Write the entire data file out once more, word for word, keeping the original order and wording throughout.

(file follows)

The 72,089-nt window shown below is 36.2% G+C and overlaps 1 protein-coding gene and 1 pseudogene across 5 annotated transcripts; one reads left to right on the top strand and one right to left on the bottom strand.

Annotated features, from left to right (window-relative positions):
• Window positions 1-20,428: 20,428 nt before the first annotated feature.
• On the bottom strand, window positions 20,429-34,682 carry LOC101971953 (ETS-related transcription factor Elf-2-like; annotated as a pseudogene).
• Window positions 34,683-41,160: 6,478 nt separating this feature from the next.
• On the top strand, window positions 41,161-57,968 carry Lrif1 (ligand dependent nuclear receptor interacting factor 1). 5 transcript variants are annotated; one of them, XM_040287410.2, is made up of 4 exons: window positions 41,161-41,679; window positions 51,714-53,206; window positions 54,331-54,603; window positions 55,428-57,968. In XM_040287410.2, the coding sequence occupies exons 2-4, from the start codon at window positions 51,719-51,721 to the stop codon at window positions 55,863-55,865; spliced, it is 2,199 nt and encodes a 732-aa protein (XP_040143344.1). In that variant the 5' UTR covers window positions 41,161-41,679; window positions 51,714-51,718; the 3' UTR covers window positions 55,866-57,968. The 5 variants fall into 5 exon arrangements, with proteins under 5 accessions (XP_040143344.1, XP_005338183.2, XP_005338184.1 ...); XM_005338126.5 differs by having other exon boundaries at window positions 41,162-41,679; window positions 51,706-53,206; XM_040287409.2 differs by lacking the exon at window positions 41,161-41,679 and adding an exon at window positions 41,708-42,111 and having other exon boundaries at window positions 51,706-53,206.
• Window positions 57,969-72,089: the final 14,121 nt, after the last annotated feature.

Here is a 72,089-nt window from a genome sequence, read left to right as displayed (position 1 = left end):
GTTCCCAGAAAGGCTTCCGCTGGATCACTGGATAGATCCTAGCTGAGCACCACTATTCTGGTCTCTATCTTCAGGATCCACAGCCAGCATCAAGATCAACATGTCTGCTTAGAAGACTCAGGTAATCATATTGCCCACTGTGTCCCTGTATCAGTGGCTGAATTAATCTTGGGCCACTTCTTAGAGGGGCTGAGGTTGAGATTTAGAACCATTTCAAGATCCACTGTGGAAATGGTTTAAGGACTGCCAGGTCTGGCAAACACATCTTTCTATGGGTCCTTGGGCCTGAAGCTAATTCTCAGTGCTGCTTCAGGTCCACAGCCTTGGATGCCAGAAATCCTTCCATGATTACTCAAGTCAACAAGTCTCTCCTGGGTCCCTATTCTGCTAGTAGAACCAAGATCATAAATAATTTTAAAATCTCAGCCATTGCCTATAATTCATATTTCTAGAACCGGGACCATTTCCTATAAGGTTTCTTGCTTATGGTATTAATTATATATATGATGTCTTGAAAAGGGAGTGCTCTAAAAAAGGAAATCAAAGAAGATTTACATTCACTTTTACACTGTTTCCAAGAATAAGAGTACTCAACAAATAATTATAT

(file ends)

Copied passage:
The 72,089-nt window shown below is 36.2% G+C and overlaps 1 protein-coding gene and 1 pseudogene across 5 annotated transcripts; one reads left to right on the top strand and one right to left on the bottom strand.

Annotated features, from left to right (window-relative positions):
• Window positions 1-20,428: 20,428 nt before the first annotated feature.
• On the bottom strand, window positions 20,429-34,682 carry LOC101971953 (ETS-related transcription factor Elf-2-like; annotated as a pseudogene).
• Window positions 34,683-41,160: 6,478 nt separating this feature from the next.
• On the top strand, window positions 41,161-57,968 carry Lrif1 (ligand dependent nuclear receptor interacting factor 1). 5 transcript variants are annotated; one of them, XM_040287410.2, is made up of 4 exons: window positions 41,161-41,679; window positions 51,714-53,206; window positions 54,331-54,603; window positions 55,428-57,968. In XM_040287410.2, the coding sequence occupies exons 2-4, from the start codon at window positions 51,719-51,721 to the stop codon at window positions 55,863-55,865; spliced, it is 2,199 nt and encodes a 732-aa protein (XP_040143344.1). In that variant the 5' UTR covers window positions 41,161-41,679; window positions 51,714-51,718; the 3' UTR covers window positions 55,866-57,968. The 5 variants fall into 5 exon arrangements, with proteins under 5 accessions (XP_040143344.1, XP_005338183.2, XP_005338184.1 ...); XM_005338126.5 differs by having other exon boundaries at window positions 41,162-41,679; window positions 51,706-53,206; XM_040287409.2 differs by lacking the exon at window positions 41,161-41,679 and adding an exon at window positions 41,708-42,111 and having other exon boundaries at window positions 51,706-53,206.
• Window positions 57,969-72,089: the final 14,121 nt, after the last annotated feature.

Here is a 72,089-nt window from a genome sequence, read left to right as displayed (position 1 = left end):
GTTCCCAGAAAGGCTTCCGCTGGATCACTGGATAGATCCTAGCTGAGCACCACTATTCTGGTCTCTATCTTCAGGATCCACAGCCAGCATCAAGATCAACATGTCTGCTTAGAAGACTCAGGTAATCATATTGCCCACTGTGTCCCTGTATCAGTGGCTGAATTAATCTTGGGCCACTTCTTAGAGGGGCTGAGGTTGAGATTTAGAACCATTTCAAGATCCACTGTGGAAATGGTTTAAGGACTGCCAGGTCTGGCAAACACATCTTTCTATGGGTCCTTGGGCCTGAAGCTAATTCTCAGTGCTGCTTCAGGTCCACAGCCTTGGATGCCAGAAATCCTTCCATGATTACTCAAGTCAACAAGTCTCTCCTGGGTCCCTATTCTGCTAGTAGAACCAAGATCATAAATAATTTTAAAATCTCAGCCATTGCCTATAATTCATATTTCTAGAACCGGGACCATTTCCTATAAGGTTTCTTGCTTATGGTATTAATTATATATATGATGTCTTGAAAAGGGAGTGCTCTAAAAAAGGAAATCAAAGAAGATTTACATTCACTTTTACACTGTTTCCAAGAATAAGAGTACTCAACAAATAATTATAT